Campus Reform | WATCH: How a professor challenged his university’s vaccine mandate and won

WATCH: How a professor challenged his university’s vaccine mandate and won

Prof. Zywicki fought for a medical exemption to his employer’s vaccine mandate based on natural immunity.

He says students and his fellow faculty members have been supportive of his efforts.


When Professor Todd Zywicki found out his employer was instating a COVID-19 vaccine mandate, he wanted to know if natural immunity would satisfy the school's policy. 

“When I heard about this, I first reached to the bureaucrats at the university who designed the policy, and I said, 'Are you guys willing to recognize natural immunity?'....and they wrote back some disingenuous dishonest email about cherry picking some data," Zywicki told Campus Reform.

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He realized that he was unlikely to make progress with people he calls “typical university bureaucrats who just kind of follow orders...and just like don’t have really brains or consciences.”  Zywicki then reached out to the New Civil Liberties Alliance, which began his legal fight. 

“We got affidavits from leading public health experts…as well as my personal immunologist," Zywicki said. His doctor advised against him getting the shot, since he had recovered from COVID-19 in March 2020 and still tested positive for antibodies. The New Civil Liberties Alliance sued the university, and weeks later, GMU granted Zywicki a medical exemption from the mandate. He dropped the suit shortly thereafter.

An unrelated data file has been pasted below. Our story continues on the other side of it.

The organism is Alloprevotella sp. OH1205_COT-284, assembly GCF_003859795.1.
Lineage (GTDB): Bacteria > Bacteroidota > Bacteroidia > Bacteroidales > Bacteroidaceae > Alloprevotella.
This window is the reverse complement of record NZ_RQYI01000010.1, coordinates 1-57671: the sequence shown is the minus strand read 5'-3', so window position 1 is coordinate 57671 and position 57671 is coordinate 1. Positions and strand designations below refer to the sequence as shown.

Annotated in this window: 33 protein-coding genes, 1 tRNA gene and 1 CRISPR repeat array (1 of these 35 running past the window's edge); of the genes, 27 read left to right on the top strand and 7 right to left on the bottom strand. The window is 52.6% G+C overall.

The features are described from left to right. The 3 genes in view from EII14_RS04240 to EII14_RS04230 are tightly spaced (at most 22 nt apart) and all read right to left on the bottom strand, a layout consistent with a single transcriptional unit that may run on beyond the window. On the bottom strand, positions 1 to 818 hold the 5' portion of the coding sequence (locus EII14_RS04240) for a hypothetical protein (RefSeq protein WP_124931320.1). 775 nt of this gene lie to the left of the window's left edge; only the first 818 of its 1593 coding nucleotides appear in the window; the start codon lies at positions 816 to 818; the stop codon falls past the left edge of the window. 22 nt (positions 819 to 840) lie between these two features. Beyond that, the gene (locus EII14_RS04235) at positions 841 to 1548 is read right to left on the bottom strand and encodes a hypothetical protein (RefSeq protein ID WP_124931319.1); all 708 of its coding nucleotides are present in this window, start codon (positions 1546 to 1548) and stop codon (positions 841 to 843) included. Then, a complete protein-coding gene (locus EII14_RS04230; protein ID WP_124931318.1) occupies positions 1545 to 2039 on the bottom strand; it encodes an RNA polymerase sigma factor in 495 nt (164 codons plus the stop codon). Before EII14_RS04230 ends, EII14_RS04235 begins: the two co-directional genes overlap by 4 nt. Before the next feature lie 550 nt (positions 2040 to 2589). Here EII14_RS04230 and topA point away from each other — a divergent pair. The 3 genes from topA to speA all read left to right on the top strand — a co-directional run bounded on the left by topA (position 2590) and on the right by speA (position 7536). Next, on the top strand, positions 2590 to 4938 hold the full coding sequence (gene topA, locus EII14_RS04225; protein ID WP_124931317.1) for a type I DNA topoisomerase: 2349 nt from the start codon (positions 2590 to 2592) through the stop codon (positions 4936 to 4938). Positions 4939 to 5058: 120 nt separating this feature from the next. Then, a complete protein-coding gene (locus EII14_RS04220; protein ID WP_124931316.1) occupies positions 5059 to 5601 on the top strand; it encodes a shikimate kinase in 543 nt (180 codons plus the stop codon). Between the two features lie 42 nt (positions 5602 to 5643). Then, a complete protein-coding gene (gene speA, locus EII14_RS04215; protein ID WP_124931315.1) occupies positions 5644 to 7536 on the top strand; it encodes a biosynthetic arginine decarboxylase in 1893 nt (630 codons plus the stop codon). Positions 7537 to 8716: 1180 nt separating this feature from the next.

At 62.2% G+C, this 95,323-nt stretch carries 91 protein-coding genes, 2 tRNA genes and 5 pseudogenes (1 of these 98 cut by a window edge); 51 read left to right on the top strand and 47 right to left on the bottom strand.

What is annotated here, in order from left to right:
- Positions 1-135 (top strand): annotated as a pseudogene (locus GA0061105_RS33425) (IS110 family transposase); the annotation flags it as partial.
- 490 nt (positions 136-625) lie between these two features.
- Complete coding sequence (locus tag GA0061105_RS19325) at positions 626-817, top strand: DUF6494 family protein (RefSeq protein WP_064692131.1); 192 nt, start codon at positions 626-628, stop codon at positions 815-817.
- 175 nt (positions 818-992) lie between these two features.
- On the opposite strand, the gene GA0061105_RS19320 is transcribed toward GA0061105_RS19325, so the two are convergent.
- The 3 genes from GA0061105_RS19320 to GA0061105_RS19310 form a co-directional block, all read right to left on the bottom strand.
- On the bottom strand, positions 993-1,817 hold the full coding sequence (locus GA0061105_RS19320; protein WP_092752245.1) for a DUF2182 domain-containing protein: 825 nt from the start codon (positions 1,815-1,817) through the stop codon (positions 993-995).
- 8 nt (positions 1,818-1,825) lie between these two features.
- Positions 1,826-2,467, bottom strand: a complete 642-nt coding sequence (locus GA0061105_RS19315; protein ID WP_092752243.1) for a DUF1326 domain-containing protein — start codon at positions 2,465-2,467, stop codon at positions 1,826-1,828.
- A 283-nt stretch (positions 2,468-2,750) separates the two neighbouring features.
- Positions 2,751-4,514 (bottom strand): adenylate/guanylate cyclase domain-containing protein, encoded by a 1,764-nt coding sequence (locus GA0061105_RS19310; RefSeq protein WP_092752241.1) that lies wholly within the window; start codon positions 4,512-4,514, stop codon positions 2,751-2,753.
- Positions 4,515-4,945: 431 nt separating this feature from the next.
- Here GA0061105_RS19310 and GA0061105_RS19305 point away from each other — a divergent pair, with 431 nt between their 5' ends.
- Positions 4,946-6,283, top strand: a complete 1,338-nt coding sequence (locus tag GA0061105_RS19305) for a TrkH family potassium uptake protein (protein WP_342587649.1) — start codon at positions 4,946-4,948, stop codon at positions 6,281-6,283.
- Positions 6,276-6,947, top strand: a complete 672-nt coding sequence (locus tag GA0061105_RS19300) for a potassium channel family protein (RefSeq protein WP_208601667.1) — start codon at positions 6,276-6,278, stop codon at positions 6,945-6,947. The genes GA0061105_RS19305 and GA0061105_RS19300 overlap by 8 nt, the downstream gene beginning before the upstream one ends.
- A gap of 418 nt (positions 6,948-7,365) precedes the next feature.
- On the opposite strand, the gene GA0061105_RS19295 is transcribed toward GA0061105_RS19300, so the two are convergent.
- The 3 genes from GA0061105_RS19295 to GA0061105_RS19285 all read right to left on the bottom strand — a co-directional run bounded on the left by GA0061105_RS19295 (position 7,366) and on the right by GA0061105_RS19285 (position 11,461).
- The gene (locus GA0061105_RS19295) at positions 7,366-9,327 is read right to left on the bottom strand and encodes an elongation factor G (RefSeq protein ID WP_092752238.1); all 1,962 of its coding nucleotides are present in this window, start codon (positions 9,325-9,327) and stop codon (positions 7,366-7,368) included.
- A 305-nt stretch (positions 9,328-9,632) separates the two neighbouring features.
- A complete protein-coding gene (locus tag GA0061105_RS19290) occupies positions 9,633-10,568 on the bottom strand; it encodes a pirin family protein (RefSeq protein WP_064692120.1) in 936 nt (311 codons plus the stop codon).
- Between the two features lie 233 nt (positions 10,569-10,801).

Zywicki was eager to get back in the classroom long before a COVID-19 vaccine became widely available. “I wanted to teach in person; I felt like I owed it to my students to teach in person, so I went and got an antibodies test, and my antibodies came back positive…I put my money where my mouth was," he said. 

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Zywicki says potential students have reached out to him to say they are interested in attending the Antonin Scalia School of Law because they followed the story of his fight for a medical exemption. 

He stated that his peers have been equally supportive.

"I have not gotten any gruff at all from any of my colleagues," he said, "except for those who are jealous that I have natural immunity already and they don’t!”

It is the long-term impact of the legal fight, however, that Zywicki is most proud of. “A lot of people have picked up on the arguments we’ve made, policymakers have picked up on the arguments we made in the lawsuit to push for the importance of recognizing natural immunity," he said. 

Follow the author of this article on Twitter: @AngelaLMorabito